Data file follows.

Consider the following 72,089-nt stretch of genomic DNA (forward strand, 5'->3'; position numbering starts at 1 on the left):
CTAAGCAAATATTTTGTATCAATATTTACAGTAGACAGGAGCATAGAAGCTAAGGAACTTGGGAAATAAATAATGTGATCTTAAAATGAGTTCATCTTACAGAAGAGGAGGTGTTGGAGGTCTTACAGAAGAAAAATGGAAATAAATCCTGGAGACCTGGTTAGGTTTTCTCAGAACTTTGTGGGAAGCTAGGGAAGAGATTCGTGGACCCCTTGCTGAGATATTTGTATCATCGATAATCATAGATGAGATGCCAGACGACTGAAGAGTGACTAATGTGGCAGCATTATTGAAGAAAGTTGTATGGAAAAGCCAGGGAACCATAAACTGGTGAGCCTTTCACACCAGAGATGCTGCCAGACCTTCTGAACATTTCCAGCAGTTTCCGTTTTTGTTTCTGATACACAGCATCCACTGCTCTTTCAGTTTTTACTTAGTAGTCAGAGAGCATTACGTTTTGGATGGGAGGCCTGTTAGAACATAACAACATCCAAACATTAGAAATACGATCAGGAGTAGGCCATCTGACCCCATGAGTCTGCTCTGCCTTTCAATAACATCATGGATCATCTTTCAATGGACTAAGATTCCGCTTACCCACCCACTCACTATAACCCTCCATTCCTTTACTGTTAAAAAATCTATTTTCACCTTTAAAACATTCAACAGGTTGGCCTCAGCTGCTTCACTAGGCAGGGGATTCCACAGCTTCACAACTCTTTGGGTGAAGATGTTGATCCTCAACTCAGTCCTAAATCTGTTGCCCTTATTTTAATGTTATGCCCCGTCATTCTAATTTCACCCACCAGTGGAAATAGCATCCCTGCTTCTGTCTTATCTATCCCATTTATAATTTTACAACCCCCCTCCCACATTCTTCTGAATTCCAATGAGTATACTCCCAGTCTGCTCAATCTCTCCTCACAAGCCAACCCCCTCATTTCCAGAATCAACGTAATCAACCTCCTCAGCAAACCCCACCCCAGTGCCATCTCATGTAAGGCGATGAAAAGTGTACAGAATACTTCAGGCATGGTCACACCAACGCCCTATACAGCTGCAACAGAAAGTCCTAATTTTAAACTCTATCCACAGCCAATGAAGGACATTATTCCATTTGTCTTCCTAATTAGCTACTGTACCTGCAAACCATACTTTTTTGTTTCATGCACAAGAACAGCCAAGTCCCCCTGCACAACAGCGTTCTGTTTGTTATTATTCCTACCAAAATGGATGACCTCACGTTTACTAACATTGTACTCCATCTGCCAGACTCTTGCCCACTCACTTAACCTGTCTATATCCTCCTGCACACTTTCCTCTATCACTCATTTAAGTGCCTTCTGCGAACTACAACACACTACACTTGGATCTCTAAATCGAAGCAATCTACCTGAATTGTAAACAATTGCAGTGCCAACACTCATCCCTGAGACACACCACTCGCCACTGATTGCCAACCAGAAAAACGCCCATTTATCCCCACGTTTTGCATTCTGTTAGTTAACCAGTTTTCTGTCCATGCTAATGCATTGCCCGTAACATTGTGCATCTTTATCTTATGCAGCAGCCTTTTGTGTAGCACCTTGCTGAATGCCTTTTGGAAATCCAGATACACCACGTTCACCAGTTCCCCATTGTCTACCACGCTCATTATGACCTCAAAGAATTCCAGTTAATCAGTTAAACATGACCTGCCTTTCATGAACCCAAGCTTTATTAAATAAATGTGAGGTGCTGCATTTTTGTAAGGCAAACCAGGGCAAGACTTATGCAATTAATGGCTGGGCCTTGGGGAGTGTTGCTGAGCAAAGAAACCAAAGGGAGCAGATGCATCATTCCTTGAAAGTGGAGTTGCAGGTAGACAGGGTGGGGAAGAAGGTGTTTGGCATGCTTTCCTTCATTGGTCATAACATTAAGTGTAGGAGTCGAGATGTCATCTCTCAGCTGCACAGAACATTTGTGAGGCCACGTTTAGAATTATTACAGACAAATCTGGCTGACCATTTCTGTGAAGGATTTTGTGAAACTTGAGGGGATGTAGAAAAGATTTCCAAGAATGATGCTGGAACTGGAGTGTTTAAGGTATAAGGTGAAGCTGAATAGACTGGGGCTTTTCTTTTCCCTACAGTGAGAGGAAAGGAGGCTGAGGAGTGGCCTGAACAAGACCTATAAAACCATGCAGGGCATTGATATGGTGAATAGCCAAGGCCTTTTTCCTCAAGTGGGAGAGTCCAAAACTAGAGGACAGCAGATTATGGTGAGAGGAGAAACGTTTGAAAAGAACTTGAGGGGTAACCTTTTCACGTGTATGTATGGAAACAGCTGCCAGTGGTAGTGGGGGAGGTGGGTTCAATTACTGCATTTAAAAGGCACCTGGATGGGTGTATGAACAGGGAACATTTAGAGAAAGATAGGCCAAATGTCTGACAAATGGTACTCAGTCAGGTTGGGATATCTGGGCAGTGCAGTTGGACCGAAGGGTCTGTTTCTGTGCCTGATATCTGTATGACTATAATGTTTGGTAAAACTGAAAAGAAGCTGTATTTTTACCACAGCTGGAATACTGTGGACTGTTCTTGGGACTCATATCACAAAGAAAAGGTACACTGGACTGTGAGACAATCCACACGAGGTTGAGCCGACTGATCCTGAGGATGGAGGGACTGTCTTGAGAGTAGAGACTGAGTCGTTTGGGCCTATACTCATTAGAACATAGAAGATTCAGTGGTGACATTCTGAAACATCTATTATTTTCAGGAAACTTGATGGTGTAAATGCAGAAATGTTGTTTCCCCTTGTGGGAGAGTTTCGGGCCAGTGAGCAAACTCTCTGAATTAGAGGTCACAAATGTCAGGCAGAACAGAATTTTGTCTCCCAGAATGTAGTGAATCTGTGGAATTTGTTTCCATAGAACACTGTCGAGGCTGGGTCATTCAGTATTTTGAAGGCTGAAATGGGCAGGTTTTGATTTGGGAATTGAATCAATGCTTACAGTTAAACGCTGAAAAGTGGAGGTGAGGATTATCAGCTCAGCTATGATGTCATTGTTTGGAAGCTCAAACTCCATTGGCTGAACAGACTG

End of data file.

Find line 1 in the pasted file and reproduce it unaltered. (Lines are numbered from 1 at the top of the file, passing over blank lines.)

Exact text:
Consider the following 72,089-nt stretch of genomic DNA (forward strand, 5'->3'; position numbering starts at 1 on the left):